In Hoboken, New Jersey, the fourth densest incorporated place in the United States, there is a two-block stretch between 6th and 7th Streets where the "hypertrophic" fabric of the great majority of the city, consisting of walk-up apartments and large brownstones on wide streets, abruptly gives way to a series of smaller rowhouses on narrow streets cut through a single larger block.
The five-story brick apartments lining the block to the right are the so-called tenements of the type which Jacob Riis wrote about and which menaced the Little House in the animated Disney film of the same name. They are emblematic of New York's urban growth in the 19th century and are still abundant throughout the city. Occasionally mixed among them, up large and ornate stairways, are brownstone townhouses with garden apartments.
To the left, the standard Hoboken city block has been subdivided into three smaller blocks by use of two narrow streets along which, with no setback, are built a series of modest two- and three-story rowhouses more typical of Philadelphia or Baltimore than the New York area. The apartments across the street tower over these small houses, certainly giving the visual impression of much greater population density:
The stark juxtaposition of these characteristic urban forms virtually begs a comparison of the densities in play here. Since population figures aren't available, I use the objective substitute of bedrooms instead, counting northwards from where the rowhouses begin:
Rowhouses: 2.5 blocks of 32 rowhouses each = 80 total units
80 x 3 bedrooms apiece = 240 bedrooms
Apartments: 17 apartments (10 and 8 unit) + 13 brownstones (2 unit) = 182 units
182 units x (169 1br + 13 4 br) = 221 bedrooms
So, despite the height advantage of the apartments, the rowhouses actually contain a slightly greater number of bedrooms, due mainly to 1) the spatial efficiencies of having multiple bedrooms per unit, compared to one bedroom units, and 2) the narrow streets, which by subdividing the block more than double the number of street-fronting rowhouses which can be accommodated in the same space. Adding street frontage has the potential to add both value and density to the land, but is dependent on the use of narrow streets lest the benefits be canceled out by the loss of space to new rights-of-way.
Consider also that while 3 bedroom units are capable of hosting both families and individuals (as roommates), the typical American family will find it intolerable to live in a studio or one bedroom apartment as their immigrant forebears did, no matter what urban amenities are nearby. Given that family households, averaging 3.2 persons each, continue to outnumber non-family households more than 2-1 in the United States, the rowhouses are better suited to contemporary American demographics and living preferences.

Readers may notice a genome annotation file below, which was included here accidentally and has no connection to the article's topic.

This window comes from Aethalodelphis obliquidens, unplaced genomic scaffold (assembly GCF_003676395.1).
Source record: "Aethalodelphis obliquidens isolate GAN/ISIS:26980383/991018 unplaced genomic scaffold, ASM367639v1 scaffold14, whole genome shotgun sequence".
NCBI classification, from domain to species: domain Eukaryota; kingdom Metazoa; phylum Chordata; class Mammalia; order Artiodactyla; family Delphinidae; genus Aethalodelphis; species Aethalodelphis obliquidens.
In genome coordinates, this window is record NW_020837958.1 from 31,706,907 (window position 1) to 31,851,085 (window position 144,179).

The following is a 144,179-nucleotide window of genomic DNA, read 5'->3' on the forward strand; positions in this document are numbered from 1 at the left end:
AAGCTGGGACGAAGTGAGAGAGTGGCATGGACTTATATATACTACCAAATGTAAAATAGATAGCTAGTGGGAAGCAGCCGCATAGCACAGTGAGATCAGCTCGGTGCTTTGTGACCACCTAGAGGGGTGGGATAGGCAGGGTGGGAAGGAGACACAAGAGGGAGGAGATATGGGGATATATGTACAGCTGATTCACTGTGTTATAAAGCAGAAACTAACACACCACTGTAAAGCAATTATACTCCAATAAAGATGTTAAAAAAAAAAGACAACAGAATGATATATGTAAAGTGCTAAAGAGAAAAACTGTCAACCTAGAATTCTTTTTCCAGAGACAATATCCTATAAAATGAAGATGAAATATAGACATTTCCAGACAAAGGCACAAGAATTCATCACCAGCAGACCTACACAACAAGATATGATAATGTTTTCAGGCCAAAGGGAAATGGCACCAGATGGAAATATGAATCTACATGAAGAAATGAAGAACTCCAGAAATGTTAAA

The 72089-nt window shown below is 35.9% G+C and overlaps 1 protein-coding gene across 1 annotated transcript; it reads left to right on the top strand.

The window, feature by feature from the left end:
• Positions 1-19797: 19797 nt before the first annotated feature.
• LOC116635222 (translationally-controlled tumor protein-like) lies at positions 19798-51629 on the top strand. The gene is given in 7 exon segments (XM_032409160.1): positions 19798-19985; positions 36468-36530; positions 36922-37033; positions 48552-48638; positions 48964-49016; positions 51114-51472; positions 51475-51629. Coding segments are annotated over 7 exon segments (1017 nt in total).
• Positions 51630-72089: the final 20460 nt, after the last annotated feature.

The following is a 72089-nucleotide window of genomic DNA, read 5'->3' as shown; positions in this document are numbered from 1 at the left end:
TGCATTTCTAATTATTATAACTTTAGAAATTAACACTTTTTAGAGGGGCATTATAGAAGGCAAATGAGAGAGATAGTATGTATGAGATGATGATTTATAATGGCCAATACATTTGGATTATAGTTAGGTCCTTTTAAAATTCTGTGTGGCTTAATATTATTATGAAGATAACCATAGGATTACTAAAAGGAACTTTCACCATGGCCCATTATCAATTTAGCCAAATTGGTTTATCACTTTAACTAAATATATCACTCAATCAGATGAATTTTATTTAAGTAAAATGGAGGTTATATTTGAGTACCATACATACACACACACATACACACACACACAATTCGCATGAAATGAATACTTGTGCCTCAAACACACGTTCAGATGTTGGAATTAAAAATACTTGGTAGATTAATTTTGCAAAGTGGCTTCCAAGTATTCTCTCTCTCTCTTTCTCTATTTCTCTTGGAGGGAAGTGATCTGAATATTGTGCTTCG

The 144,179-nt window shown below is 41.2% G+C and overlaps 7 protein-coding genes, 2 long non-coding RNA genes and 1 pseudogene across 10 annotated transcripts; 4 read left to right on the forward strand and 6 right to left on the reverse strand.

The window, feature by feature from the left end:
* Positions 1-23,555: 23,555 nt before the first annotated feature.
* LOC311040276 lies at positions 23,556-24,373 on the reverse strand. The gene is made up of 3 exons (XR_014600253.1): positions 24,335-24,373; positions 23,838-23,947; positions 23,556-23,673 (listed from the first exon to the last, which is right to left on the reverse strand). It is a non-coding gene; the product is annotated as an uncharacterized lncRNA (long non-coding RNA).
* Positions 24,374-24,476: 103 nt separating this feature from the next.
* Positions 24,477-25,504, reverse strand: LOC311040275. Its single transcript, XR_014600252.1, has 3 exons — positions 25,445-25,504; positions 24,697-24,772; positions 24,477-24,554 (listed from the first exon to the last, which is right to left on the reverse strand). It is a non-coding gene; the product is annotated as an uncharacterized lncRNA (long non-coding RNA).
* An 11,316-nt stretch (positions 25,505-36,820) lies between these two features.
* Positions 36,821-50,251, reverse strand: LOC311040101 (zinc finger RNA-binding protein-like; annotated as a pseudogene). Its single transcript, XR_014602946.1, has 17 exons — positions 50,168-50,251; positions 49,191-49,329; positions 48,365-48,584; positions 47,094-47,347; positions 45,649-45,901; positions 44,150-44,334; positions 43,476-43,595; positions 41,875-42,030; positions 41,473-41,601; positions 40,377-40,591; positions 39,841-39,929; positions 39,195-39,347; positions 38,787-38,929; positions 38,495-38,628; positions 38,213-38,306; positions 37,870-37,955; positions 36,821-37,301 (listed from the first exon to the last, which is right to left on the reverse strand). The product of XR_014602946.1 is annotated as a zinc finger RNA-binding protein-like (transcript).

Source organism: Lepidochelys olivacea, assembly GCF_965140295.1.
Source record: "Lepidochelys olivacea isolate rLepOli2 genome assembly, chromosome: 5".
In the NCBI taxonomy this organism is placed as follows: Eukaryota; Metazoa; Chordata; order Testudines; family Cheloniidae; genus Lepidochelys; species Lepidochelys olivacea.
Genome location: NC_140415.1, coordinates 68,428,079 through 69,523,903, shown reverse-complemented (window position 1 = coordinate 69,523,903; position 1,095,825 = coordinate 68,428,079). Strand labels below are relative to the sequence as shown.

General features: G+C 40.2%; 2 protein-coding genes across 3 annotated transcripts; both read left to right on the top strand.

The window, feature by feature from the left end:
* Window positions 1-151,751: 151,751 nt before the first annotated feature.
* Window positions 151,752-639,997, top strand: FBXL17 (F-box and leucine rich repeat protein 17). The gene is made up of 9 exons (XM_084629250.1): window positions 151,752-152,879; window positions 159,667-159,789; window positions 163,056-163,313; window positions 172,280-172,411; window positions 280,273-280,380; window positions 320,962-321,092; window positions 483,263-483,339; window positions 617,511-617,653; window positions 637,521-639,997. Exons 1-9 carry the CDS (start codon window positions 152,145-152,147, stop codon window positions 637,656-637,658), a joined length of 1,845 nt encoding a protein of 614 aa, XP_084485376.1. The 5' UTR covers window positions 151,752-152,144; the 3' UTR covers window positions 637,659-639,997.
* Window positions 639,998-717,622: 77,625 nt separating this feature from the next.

One option for the apartments, rather than building higher, would be to simply combine one-bedroom units on each floor to create larger 2 or 3 bedroom units (resulting in a decrease in the number of units, but an increase in the number of bedrooms*). An older New York Times article describes this process, the economics indicating a severe mismatch between supply and demand for larger apartments in New York:
"A two-bedroom apartment priced at $450,000, when added to a one-bedroom apartment priced at $250,000, could easily be appraised as a new four-bedroom apartment worth $1 million, a relatively painless way to increase value by almost half.
Broker after broker offers stories of combinations that typically increased value by 30 percent to 50 percent, relating the details as if they were prospectors in a new gold rush. In one instance, a mortgage broker says, a client put together five studios at a cost of $1.1 million that when renovated were appraised for $2.7 million."The pattern seems to hold true in Hoboken, as well, given that a renovated rowhouse on the block pictured recently sold for $727,000, far above Hoboken's mean of $417,000.
As for overall population density, a neighborhood built of such rowhouses could potentially exceed 50,000 people per square mile, assuming one person per bedroom. This is a density comparable to Paris and higher than Brooklyn or the Bronx. If higher densities are possible, they may not necessarily be desirable for various reasons relating to infrastructure, transportation and overall crowding. All this is not to advocate for a particular type of urban form, though, but as one more way to think about the issue of street width, building height and density.
*This has implications for the usefulness of the "units/acre" metric for density, which will tend to reward neighborhoods of one-bedroom units while penalizing those with more multi-bedroom units.
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